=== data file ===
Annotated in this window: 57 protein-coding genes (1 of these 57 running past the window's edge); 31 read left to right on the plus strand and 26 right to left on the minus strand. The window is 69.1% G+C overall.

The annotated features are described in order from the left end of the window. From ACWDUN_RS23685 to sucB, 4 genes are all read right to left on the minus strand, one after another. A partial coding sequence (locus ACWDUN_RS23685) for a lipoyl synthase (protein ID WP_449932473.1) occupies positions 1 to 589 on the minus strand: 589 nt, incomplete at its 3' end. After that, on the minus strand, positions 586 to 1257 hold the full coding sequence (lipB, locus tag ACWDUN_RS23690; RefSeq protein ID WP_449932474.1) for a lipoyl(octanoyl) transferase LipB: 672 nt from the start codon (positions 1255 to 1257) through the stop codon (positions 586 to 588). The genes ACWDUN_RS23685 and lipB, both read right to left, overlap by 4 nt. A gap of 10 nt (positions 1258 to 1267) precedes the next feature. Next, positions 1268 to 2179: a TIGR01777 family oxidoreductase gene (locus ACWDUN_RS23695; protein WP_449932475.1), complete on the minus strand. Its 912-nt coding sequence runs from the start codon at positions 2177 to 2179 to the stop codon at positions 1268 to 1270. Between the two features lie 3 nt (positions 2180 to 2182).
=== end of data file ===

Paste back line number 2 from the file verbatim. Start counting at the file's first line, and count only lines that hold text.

The annotated features are described in order from the left end of the window. From ACWDUN_RS23685 to sucB, 4 genes are all read right to left on the minus strand, one after another. A partial coding sequence (locus ACWDUN_RS23685) for a lipoyl synthase (protein ID WP_449932473.1) occupies positions 1 to 589 on the minus strand: 589 nt, incomplete at its 3' end. After that, on the minus strand, positions 586 to 1257 hold the full coding sequence (lipB, locus tag ACWDUN_RS23690; RefSeq protein ID WP_449932474.1) for a lipoyl(octanoyl) transferase LipB: 672 nt from the start codon (positions 1255 to 1257) through the stop codon (positions 586 to 588). The genes ACWDUN_RS23685 and lipB, both read right to left, overlap by 4 nt. A gap of 10 nt (positions 1258 to 1267) precedes the next feature. Next, positions 1268 to 2179: a TIGR01777 family oxidoreductase gene (locus ACWDUN_RS23695; protein WP_449932475.1), complete on the minus strand. Its 912-nt coding sequence runs from the start codon at positions 2177 to 2179 to the stop codon at positions 1268 to 1270. Between the two features lie 3 nt (positions 2180 to 2182).